The nation’s water system has always been able to supply our needs…providing safe, reliable, cheap drinking water to hundreds of millions of people, cooling water for most of our electrical generation plants, and contributing to our nation’s hydropower, agricultural needs, wastewater management, flood control, and many other industries such as oil, gas, and mining.
But today that complex system is in distress due to many factors – a growing population, aging infrastructure, extreme weather patterns, and regulatory failures. One of these problems is affecting the Mississippi River as salt water from the Gulf of Mexico is migrating into the Mississippi River due to the river’s low water levels and flow rate. This was triggered by two years of summer’s blistering heat and low rainfall over major parts of the central U.S.
In July, the U.S. Army Corps of Engineers constructed an underwater barrier to create an artificial basin for the purpose of delaying the intrusion. This involved dredging sediment from the bottom of the river and piling it up to create what is known as a sill, which acts like a dam for the denser saltwater in the lower levels of the river. Since then, flow of water from the Gulf then topped the sill’s elevation necessitating additional work.
Plaquemines Parish, a parish in Louisiana with a population of over 20,000, is already feeling the impact. A look at their government website, plaqueminesparish.com reveals a header starting with “SALTWATER INTRUSION UPDATES…” The parish has a drinking water advisory in place from Empire Bridge to Venice on the west bank and Phoenix to Bohemia on the river’s east bank because of the high salt levels in the drinking water at their Boothville Water Treatment Plant.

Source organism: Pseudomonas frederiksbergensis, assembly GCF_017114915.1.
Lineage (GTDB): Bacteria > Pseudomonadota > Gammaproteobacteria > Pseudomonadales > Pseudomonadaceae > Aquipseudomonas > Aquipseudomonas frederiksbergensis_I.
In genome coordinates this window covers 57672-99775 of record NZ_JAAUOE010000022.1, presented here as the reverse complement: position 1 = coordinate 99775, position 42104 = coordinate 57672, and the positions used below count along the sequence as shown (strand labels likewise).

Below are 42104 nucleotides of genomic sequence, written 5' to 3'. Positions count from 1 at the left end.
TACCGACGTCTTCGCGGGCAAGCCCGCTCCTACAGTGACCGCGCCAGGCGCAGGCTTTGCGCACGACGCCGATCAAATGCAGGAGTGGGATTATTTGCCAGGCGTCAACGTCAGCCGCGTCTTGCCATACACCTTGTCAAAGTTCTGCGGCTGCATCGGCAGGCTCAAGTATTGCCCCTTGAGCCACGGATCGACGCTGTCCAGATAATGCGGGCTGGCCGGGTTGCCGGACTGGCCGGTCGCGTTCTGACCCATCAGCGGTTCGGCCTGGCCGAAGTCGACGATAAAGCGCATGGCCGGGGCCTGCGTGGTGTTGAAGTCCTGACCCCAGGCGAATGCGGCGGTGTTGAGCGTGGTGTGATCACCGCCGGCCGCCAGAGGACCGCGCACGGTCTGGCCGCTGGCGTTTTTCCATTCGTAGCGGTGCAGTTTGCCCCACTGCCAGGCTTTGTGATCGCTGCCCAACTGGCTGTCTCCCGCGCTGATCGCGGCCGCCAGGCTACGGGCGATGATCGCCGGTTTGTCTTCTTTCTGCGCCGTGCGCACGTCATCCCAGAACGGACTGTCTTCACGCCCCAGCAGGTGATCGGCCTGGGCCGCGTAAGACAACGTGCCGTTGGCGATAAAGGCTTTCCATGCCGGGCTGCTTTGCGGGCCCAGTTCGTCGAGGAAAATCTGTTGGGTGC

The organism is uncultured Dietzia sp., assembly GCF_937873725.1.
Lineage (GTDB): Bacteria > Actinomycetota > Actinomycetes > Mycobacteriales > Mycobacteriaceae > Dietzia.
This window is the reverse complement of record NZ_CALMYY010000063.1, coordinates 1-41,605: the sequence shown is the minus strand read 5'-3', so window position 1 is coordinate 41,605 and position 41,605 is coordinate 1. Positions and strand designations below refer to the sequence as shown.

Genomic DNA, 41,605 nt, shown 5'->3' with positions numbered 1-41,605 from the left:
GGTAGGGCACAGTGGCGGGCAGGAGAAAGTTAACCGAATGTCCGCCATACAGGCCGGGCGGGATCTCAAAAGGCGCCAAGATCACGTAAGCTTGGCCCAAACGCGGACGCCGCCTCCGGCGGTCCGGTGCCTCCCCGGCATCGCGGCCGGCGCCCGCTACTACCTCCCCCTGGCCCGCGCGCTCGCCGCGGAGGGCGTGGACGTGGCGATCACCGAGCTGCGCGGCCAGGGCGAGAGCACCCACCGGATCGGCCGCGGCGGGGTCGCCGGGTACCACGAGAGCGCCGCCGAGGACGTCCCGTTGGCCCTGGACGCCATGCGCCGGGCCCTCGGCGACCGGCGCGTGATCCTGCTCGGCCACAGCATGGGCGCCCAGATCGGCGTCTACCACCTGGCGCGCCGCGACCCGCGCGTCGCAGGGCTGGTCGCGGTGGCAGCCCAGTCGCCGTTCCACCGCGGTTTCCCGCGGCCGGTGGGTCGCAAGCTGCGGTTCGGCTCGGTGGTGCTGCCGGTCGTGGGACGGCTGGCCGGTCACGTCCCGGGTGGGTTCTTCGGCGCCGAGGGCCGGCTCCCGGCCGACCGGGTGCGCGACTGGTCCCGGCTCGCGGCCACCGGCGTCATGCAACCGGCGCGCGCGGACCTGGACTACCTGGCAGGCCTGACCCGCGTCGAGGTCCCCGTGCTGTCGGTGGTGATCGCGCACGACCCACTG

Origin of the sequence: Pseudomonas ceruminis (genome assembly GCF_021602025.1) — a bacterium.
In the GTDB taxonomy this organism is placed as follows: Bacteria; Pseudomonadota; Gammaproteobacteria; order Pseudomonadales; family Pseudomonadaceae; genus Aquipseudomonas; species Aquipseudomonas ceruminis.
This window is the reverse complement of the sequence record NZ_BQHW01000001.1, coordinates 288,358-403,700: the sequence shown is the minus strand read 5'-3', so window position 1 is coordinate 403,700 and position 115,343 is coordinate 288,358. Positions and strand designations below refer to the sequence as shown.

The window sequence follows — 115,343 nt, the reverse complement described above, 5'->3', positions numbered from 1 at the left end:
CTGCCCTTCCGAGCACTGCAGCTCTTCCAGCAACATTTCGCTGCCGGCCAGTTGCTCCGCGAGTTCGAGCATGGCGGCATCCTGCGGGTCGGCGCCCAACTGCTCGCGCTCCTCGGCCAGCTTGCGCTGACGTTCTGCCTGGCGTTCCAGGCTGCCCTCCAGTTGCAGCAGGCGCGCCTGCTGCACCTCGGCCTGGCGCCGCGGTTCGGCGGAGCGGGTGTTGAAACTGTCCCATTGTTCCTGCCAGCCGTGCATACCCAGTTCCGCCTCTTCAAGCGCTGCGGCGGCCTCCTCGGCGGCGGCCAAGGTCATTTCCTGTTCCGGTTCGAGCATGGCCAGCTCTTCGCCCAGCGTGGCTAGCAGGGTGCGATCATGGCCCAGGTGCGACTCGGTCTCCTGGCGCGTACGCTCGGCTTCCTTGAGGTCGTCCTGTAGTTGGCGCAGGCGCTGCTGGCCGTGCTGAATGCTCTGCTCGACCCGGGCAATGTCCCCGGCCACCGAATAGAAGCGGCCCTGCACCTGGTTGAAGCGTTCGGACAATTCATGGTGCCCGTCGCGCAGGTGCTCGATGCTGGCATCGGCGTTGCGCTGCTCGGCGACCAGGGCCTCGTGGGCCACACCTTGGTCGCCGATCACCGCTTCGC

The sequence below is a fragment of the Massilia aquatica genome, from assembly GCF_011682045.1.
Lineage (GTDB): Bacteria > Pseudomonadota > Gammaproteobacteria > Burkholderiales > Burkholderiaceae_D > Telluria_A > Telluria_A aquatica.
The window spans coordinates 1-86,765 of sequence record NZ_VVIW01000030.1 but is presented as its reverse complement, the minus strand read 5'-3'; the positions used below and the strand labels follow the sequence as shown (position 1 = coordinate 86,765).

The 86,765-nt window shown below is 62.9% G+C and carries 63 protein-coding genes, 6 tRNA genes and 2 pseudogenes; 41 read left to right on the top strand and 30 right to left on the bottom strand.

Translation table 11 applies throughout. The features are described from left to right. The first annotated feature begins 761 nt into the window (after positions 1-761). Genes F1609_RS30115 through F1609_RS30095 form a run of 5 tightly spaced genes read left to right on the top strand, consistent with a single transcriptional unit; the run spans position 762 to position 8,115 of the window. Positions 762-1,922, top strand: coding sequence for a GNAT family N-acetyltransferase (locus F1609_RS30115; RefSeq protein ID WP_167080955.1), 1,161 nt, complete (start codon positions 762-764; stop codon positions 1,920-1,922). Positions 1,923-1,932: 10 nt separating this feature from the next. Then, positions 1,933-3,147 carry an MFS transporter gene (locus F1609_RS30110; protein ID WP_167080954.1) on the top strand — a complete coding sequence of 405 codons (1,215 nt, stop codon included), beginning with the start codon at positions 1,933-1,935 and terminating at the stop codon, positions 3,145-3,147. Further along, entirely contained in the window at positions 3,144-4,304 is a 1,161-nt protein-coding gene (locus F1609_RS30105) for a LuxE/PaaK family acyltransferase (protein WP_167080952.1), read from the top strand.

If salt water continues to move upstream, additional communities along the river will be impacted including New Orleans. This could also affect several power plants located on the Mississippi in Louisiana: Big Cajun 1&2, Waterford Nuclear Plant, and River Bend Nuclear Plant.
Based on current estimates of the saltwater migration by the U.S. Army Corps of Engineers the saltwater is not likely to affect parishes upriver until mid-to late October, including St. Bernard, Orleans, and Jefferson Parishes. By late October, the salt water could reach West Jefferson.
According to Louisiana Governor, John Bel Edwards, the Mississippi River is forecast to reach “historic lows over the next several weeks”. The governor requested a federal emergency declaration for four parishes already affected or expected to be impacted over the next month. The declaration allows city agencies to prepare and respond to any impacts and allows the state and federal agencies to deploy resources as needed for a more streamlined process.
The U.S. Army Corps of Engineers is shipping in millions of gallons of fresh water daily to the lower Mississippi River near New Orleans to keep the New Orleans water supply salt free. In addition, to help mitigate the intrusion, the state and the Army Corps of Engineers are working to add twenty-five feet of height to the 1,500-foot-wide underwater sill created earlier in the year.
Typically, enough rainfall upstream keeps saltwater at bay but conditions over the past two summers and the current forecast do not show relief any time soon.